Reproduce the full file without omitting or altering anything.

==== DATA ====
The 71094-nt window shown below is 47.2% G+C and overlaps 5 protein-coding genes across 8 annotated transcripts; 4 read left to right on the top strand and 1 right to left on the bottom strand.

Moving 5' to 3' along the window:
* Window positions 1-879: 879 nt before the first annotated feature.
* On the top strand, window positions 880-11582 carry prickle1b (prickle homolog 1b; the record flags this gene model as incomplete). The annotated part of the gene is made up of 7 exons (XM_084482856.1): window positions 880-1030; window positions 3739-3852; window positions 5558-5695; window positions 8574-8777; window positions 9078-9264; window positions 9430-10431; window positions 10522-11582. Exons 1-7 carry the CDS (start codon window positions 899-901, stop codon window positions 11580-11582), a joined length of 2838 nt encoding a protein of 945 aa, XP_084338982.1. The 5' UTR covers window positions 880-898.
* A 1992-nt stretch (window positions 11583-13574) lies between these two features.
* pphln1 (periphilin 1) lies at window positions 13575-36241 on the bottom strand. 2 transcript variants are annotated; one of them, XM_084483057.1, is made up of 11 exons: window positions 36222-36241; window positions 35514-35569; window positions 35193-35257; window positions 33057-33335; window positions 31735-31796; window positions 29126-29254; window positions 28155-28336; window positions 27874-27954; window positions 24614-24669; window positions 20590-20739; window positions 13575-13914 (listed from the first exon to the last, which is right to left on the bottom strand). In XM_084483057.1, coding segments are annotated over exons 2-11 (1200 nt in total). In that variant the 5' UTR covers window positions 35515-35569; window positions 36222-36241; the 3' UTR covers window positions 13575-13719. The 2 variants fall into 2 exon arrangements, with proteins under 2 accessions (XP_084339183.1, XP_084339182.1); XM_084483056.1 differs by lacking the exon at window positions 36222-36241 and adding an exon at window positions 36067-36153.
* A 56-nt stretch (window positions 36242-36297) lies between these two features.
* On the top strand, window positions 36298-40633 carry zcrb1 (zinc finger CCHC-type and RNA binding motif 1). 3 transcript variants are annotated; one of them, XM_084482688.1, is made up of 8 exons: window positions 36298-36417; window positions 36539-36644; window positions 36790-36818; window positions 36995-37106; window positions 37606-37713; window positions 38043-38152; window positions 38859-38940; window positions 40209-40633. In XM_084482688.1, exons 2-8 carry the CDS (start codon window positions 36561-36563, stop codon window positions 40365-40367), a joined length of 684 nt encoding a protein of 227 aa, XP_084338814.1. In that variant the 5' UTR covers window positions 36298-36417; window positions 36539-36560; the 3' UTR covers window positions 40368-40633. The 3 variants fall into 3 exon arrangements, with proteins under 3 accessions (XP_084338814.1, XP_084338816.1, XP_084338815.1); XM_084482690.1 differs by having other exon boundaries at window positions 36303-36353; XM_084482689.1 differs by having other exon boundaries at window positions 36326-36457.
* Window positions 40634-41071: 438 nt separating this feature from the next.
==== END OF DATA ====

The 71094-nt window shown below is 47.2% G+C and overlaps 5 protein-coding genes across 8 annotated transcripts; 4 read left to right on the top strand and 1 right to left on the bottom strand.

Moving 5' to 3' along the window:
* Window positions 1-879: 879 nt before the first annotated feature.
* On the top strand, window positions 880-11582 carry prickle1b (prickle homolog 1b; the record flags this gene model as incomplete). The annotated part of the gene is made up of 7 exons (XM_084482856.1): window positions 880-1030; window positions 3739-3852; window positions 5558-5695; window positions 8574-8777; window positions 9078-9264; window positions 9430-10431; window positions 10522-11582. Exons 1-7 carry the CDS (start codon window positions 899-901, stop codon window positions 11580-11582), a joined length of 2838 nt encoding a protein of 945 aa, XP_084338982.1. The 5' UTR covers window positions 880-898.
* A 1992-nt stretch (window positions 11583-13574) lies between these two features.
* pphln1 (periphilin 1) lies at window positions 13575-36241 on the bottom strand. 2 transcript variants are annotated; one of them, XM_084483057.1, is made up of 11 exons: window positions 36222-36241; window positions 35514-35569; window positions 35193-35257; window positions 33057-33335; window positions 31735-31796; window positions 29126-29254; window positions 28155-28336; window positions 27874-27954; window positions 24614-24669; window positions 20590-20739; window positions 13575-13914 (listed from the first exon to the last, which is right to left on the bottom strand). In XM_084483057.1, coding segments are annotated over exons 2-11 (1200 nt in total). In that variant the 5' UTR covers window positions 35515-35569; window positions 36222-36241; the 3' UTR covers window positions 13575-13719. The 2 variants fall into 2 exon arrangements, with proteins under 2 accessions (XP_084339183.1, XP_084339182.1); XM_084483056.1 differs by lacking the exon at window positions 36222-36241 and adding an exon at window positions 36067-36153.
* A 56-nt stretch (window positions 36242-36297) lies between these two features.
* On the top strand, window positions 36298-40633 carry zcrb1 (zinc finger CCHC-type and RNA binding motif 1). 3 transcript variants are annotated; one of them, XM_084482688.1, is made up of 8 exons: window positions 36298-36417; window positions 36539-36644; window positions 36790-36818; window positions 36995-37106; window positions 37606-37713; window positions 38043-38152; window positions 38859-38940; window positions 40209-40633. In XM_084482688.1, exons 2-8 carry the CDS (start codon window positions 36561-36563, stop codon window positions 40365-40367), a joined length of 684 nt encoding a protein of 227 aa, XP_084338814.1. In that variant the 5' UTR covers window positions 36298-36417; window positions 36539-36560; the 3' UTR covers window positions 40368-40633. The 3 variants fall into 3 exon arrangements, with proteins under 3 accessions (XP_084338814.1, XP_084338816.1, XP_084338815.1); XM_084482690.1 differs by having other exon boundaries at window positions 36303-36353; XM_084482689.1 differs by having other exon boundaries at window positions 36326-36457.
* Window positions 40634-41071: 438 nt separating this feature from the next.